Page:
Cloud interoperability -- The promise of standards

Simon Elisha
08 Jun 2011
Sponsored article
Whilst the industry is abuzz with talk of “cloud everything”, businesses must make pragmatic, well managed decisions as to how best to support their mission and market activities.
When considering the cloud market space, it is important to view it with a historical perspective of past market and technology transitions. An apt comparison is the containerisation of global cargo. In the early 70’s, the introduction of standardised containers enabled purpose-built ships to more economically transport all manner of cargo, irrespective of type.
This also enabled more efficient and consistent loading/unloading processes and freight forwarding logistics. Customers now have a choice of freight providers, knowing that their cargo can be accommodated regardless of provider.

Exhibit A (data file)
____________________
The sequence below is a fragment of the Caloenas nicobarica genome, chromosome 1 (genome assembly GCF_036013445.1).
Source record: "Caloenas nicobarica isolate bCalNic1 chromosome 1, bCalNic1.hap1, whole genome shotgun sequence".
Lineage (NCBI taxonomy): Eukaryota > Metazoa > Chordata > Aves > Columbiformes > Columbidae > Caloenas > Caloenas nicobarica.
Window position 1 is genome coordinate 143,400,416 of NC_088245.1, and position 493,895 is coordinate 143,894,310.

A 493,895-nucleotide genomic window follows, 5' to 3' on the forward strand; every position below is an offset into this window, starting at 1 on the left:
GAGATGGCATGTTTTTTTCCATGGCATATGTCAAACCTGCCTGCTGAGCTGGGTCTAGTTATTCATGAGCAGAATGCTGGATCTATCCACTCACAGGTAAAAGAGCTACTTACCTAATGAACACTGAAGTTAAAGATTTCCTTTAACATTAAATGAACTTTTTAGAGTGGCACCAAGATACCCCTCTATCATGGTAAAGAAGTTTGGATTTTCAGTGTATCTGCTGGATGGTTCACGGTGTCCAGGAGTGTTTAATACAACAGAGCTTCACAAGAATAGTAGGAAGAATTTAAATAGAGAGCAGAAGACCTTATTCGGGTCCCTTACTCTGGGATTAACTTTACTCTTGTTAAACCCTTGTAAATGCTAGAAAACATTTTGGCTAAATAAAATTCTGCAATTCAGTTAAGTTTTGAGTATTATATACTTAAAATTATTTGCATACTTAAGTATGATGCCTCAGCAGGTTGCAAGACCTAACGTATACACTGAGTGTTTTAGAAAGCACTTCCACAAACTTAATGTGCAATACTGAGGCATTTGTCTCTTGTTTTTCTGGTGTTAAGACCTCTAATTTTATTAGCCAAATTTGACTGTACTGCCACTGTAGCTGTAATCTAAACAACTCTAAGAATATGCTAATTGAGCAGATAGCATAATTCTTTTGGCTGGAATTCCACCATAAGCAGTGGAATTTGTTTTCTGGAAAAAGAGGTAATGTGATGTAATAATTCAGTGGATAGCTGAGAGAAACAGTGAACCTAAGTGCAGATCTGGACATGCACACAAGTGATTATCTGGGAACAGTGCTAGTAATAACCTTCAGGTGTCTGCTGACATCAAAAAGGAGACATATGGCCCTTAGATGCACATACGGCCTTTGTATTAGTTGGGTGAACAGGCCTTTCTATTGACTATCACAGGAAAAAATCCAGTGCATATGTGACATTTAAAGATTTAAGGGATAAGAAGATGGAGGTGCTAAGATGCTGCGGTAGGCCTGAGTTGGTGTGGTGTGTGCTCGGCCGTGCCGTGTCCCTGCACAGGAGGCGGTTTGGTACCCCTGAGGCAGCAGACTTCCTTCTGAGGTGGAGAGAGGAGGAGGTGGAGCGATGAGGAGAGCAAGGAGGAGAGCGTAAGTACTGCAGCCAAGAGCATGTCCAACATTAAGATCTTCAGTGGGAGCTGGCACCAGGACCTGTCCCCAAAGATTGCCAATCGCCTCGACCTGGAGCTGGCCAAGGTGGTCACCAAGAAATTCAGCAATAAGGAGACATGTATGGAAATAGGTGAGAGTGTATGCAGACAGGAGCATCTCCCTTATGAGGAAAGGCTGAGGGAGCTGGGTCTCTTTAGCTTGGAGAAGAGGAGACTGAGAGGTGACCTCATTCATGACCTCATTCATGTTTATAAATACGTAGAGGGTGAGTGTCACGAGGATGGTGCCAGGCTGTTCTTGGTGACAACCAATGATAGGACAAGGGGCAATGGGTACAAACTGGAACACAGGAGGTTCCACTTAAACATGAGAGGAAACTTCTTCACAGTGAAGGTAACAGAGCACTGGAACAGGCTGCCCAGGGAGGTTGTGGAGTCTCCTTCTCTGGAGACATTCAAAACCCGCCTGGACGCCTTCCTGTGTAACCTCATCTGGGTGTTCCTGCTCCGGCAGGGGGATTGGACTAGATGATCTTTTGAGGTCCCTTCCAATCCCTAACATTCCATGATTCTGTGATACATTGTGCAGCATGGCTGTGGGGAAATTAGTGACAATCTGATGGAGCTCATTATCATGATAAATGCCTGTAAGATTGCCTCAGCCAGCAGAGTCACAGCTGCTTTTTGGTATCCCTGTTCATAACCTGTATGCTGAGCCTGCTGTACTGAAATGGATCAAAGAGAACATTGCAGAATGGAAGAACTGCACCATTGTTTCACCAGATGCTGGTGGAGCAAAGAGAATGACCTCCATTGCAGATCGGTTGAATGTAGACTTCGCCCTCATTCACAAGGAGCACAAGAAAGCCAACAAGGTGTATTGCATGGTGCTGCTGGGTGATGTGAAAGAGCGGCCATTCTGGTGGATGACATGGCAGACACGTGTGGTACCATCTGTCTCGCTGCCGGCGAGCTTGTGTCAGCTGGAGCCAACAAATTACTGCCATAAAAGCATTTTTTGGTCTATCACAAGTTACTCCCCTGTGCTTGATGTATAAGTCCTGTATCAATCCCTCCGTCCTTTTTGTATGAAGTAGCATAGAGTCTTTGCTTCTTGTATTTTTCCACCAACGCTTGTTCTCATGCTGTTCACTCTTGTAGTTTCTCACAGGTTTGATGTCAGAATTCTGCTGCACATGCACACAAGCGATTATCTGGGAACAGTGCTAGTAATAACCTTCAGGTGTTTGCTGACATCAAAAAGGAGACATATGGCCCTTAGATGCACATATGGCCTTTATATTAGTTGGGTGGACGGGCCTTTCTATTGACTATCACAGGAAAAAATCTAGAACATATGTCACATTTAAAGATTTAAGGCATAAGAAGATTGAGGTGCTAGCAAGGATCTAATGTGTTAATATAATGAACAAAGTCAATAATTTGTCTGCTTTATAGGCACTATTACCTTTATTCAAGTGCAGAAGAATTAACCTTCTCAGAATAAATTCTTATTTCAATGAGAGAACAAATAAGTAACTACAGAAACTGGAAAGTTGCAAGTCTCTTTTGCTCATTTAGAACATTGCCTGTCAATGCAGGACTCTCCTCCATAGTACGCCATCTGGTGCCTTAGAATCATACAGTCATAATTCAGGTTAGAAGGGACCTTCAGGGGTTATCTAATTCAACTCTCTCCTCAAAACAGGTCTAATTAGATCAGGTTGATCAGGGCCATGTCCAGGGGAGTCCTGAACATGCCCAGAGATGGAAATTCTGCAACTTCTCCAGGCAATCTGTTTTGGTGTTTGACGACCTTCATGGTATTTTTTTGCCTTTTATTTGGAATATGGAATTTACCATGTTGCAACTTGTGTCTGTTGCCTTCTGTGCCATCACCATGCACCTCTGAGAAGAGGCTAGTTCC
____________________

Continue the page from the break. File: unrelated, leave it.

Contrast this to the nascent cloud market in which a multitude of cloud service providers seek to offer capabilities upon which organisations can host their applications and workloads. These providers offer these capabilities through a number of differing interfaces (APIs) and with varying levels of service quality. An organisation choosing a cloud provider may be concerned with its long-term market viability, consistency of capability or risk of “lock in” once applications are hosted with that supplier.
Clearly a method of interoperability and portability is called for as a mitigating factor. This must encapsulate a number of elements including security, quality of service, control, cost and geo-location. The ultimate business outcome is for an organisation to be able to designate its various systems and applications with classifications as to those requirements or limitations and then let “the cloud” do the rest.
Efforts are underway amongst a host of standards bodies to create methods that enable portability of compute (Distributed Management Task Force, Open Cloud Consortium, Object Management Group, European Telecommunications Standards Institute, Open Grid Forum), security (Cloud Security Alliance), data (Storage Network Industry Association) & identity (Organisation for the Advancement of Structured Information Standards) across service providers, technologies and geographies.


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